For someone lured into appreciation of classical music by the voice of Kathleen Ferrier this concert was a “must”.
As a young schoolboy in West Cumberland I was more or less coerced into attending the annual Messiah performance in a local church. Choirs from the area formed the backbone but the soloists were hired-in professionals.
A not-yet professional Kathleen Ferrier inspired and introduced me to music through the clarity and emotional impact of her voice.
This impression of unique excellence was enhanced by her title role in the premiere run of Britten’s “Rape of Lucretia” and further strengthened by the first Edinburgh International Festival.
A stalwart for six festivals before her early death, Ferrier left a recorded legacy of vocal excellence with renderings of recondite classical pieces, heartfelt versions of traditional British folk songs and unsurpassed Handel.
A considerable part of that legacy is the annual Kathleen Ferrier Award for promising young singers. It was an inspired choice to headline this centenary celebration concert with two recent winners of the award and unfortunate that one, the South African baritone Njabulo Madlala, was forced to drop out by illness.
Mezzo soprano Kitty Whately, the 2011 winner, opened unaccompanied with “Ma Bonny Lad” a Ferrier favourite that set the benchmark for the concert. Though her voice did not have the depth that is undoubtedly still to come, its purity of tone and lyrical ease melded easily with Sir Thomas Allen’s mature baritone.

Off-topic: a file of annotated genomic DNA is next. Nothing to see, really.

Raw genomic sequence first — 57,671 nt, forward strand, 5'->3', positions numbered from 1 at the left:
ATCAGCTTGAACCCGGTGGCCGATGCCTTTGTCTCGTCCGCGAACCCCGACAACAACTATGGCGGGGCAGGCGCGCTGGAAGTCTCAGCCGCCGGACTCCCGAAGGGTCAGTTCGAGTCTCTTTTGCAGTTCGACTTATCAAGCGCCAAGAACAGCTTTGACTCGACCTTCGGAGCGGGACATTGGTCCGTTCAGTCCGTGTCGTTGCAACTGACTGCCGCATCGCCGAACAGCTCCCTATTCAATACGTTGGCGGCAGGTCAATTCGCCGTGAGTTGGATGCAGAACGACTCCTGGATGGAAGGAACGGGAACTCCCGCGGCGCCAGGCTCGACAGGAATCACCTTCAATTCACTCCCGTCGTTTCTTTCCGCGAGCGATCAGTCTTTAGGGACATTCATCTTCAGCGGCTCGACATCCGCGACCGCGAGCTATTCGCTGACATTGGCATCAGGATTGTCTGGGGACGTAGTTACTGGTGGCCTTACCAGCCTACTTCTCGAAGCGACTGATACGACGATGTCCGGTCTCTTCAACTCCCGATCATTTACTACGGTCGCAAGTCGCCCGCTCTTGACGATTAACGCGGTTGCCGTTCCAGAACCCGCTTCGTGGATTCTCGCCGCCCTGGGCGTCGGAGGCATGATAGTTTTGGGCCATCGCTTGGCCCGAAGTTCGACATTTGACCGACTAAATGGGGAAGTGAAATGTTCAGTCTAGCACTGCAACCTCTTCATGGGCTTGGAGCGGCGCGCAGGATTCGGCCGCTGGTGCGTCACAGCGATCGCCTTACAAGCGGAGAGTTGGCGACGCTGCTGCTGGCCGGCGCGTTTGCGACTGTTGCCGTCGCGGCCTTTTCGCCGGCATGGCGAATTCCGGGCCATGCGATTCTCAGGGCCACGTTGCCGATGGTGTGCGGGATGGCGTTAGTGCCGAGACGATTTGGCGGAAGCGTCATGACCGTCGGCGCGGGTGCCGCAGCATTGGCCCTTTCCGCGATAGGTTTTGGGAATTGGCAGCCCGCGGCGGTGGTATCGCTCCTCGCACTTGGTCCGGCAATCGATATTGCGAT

A packed-to-capacity Queen’s Hall responded with delight to the hastily rearranged programme including pieces by composers in Ferrier’s repertoire but without those she favoured.
Whately sounded exactly right in three Debussy songs with an ancient Greek theme. Allen showed assured technique in Brahms “Sapphische Ode” and stagecraft in Debussy’s “Don Quichotte”.
Whately could not be criticised for the quality of her singing but some of the departing audience commented that she displayed no emotion and “lacked stage presence”. This was certainly not true of the folksong finale. These well-known airs conveyed rapport, spirit, humour and two fine voices unleashed enthusiastic prolonged applause. A triumphant start to the Queen’s Hall Festival series.
Event: Saturday, August 11, 2012